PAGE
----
Dear Doc: I have arthritis in both knees. It hurts – a lot. My orthopedic surgeon wants me to try conservative measures before having a knee replacement.
Ibuprofen and acetaminophen haven’t touched the pain, nor did glucosamine and chondroitin sulfate, so he suggested turmeric. I’ve been taking 500 milligrams three times a day, doing the exercises my physical therapist told me to do and riding my bike all the time. I really feel better.
My question to you is: What role is the turmeric playing in this game? P.S. Over the years, I have enjoyed your radio broadcast. It always sounds like you’re having fun.
— R.R. from Jacksonville Beach, Fla.
Dear R.R.: Turmeric is an ancient Indian remedy for gastrointestinal ailments, infections, sores and inflammation. There is no good scientific evidence that it does anything because there have been very few scientific studies using it.
So does this lack of information mean it’s worthless? If that’s the case then nearly all complementary medicine is worthless. I’m not on that side of the argument; that’s too rigid. What it does mean is that science can’t solve this equation.
The problem I have is in the advertising. You often have a poorly controlled, faux scientific group of 10 people here and 10 people there that “quote-unquote” shows turmeric works. Then they put on the label that the product has been “scientifically proven,” using the shroud of science to justify sales. That’s junk science – quack, quack.
So, I suggest you keep giving it a try. I usually recommend a month on the supplement and a month off the supplement. If you’re not sure, then repeat the month-on, month-off approach. Try, as objectively as possible, to see how you feel. This may not be the gold standard, like a double-blind, placebo-controlled trial, but it still has value for you.
Now, I do think a lot of your relief comes from your exercises. Time after time we’ve seen that anytime you move your body you get benefits. Those studies are robust and, in my mind, irrefutable. So even if you toss the pill, stay on the bike.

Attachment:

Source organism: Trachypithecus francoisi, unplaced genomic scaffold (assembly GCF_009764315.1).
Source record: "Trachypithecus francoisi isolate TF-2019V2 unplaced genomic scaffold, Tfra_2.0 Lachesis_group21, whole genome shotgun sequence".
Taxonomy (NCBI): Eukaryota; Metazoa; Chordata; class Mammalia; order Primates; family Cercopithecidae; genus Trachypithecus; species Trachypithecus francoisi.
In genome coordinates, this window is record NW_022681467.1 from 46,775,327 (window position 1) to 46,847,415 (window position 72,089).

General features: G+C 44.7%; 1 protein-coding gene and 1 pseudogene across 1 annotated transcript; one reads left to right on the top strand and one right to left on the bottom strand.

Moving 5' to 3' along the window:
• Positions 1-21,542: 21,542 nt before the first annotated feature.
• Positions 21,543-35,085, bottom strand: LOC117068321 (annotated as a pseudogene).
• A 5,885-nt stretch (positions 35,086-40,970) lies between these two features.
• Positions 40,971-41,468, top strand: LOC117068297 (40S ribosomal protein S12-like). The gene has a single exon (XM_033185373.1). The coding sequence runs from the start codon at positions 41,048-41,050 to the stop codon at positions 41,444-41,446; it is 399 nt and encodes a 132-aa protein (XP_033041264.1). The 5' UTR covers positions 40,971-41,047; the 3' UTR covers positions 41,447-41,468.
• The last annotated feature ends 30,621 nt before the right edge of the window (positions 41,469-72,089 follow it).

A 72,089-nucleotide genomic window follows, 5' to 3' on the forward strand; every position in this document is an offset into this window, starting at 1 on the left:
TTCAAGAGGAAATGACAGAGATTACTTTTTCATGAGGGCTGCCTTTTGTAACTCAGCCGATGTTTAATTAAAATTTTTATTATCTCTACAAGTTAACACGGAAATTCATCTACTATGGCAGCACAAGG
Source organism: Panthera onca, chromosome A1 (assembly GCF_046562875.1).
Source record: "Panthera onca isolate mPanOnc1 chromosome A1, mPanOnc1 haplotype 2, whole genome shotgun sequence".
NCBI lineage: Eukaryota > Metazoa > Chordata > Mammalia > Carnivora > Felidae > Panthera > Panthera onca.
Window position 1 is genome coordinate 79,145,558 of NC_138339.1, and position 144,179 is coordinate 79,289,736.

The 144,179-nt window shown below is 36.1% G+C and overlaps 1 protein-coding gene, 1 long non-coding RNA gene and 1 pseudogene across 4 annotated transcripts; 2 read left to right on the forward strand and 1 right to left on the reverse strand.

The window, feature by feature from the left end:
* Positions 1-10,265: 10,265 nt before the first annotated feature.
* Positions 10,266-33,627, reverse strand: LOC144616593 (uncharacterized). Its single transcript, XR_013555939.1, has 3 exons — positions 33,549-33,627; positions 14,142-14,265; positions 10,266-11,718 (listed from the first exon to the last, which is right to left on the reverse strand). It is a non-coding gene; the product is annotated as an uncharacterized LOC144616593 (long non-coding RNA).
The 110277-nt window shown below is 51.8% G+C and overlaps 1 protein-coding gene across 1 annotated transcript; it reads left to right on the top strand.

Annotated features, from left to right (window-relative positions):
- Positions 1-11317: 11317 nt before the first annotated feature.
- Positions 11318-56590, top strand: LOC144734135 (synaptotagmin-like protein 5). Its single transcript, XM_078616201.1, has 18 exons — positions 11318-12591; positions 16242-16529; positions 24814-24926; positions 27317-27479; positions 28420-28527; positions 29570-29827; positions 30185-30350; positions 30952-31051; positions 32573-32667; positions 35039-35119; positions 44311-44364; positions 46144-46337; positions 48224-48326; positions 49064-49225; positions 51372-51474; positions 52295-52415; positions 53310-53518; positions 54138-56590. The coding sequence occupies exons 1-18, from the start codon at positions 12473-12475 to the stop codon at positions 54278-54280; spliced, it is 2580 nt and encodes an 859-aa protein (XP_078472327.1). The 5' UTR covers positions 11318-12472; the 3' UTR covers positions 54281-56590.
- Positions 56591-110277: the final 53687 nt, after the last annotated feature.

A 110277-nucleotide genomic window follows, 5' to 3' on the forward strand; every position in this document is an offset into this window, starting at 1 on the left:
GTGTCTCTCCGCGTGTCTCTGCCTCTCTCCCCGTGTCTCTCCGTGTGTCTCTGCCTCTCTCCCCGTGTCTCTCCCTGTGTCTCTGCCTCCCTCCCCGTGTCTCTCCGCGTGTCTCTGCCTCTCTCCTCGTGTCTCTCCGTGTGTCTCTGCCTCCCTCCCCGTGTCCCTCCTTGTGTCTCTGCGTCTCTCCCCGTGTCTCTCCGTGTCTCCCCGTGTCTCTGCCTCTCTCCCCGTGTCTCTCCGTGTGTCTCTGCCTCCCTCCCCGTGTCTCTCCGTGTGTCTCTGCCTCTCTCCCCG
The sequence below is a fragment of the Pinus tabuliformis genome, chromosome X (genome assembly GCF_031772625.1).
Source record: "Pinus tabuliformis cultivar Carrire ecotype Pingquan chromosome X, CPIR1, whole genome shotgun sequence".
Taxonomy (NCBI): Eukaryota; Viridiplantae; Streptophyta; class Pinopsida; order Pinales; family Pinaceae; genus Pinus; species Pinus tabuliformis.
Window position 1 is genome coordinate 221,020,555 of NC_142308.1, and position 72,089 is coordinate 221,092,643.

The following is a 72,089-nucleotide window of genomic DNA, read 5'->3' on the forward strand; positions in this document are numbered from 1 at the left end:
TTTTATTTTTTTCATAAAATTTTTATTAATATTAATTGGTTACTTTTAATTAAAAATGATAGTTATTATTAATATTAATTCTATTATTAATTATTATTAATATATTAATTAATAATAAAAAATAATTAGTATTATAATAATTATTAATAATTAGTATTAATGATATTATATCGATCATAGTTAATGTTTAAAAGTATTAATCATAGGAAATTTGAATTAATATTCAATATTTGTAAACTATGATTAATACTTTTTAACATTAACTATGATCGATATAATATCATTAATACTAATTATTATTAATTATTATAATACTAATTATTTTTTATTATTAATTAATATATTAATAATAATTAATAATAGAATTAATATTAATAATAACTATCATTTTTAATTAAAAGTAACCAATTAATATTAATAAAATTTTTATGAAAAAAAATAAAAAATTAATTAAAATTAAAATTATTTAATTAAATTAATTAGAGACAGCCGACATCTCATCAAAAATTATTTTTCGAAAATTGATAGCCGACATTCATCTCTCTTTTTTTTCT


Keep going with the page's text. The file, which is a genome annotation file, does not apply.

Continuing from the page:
Dear Doc: I’m writing about the man you wrote about recently who had a rash on his penis, which didn’t go away despite doctor after doctor recommending super-good hygiene, drying his crotch and powdering it with talcum or corn starch, and a using variety of antifungal and anti-inflammatory creams.
You suggested giving the antifungal pill griseofulvin, but I think that has too many side effects. I know because I have a doctorate in pharmacy.
Why not try a more natural cure, such as limiting sugar in his diet, white bread and pasta? Or perhaps look into the folk remedy of tea-tree powder; I’ve heard it works wonders.
— P.M. from Minneapolis
Dear P.M.: You are right about the drug. It’s one of my go-to drugs only when all else fails. That elderly man was really worried that the undertaker would see his penile rash, and that was a very big concern for him.
I don’t think limiting sugar and refined carbohydrates would do much, but it’s certainly worth a try. As for tea-tree powder, I agree. This Australian folk remedy has been used in studies of skin infections and shown to be possibly useful. It’s a good example of a non-drug complementary treatment that might do the trick.
Thanks for your input.
Dr. Zorba Paster hosts a radio program that airs locally at 3 p.m. Saturdays on WBFO-FM 88.7. Email him at firstname.lastname@example.org.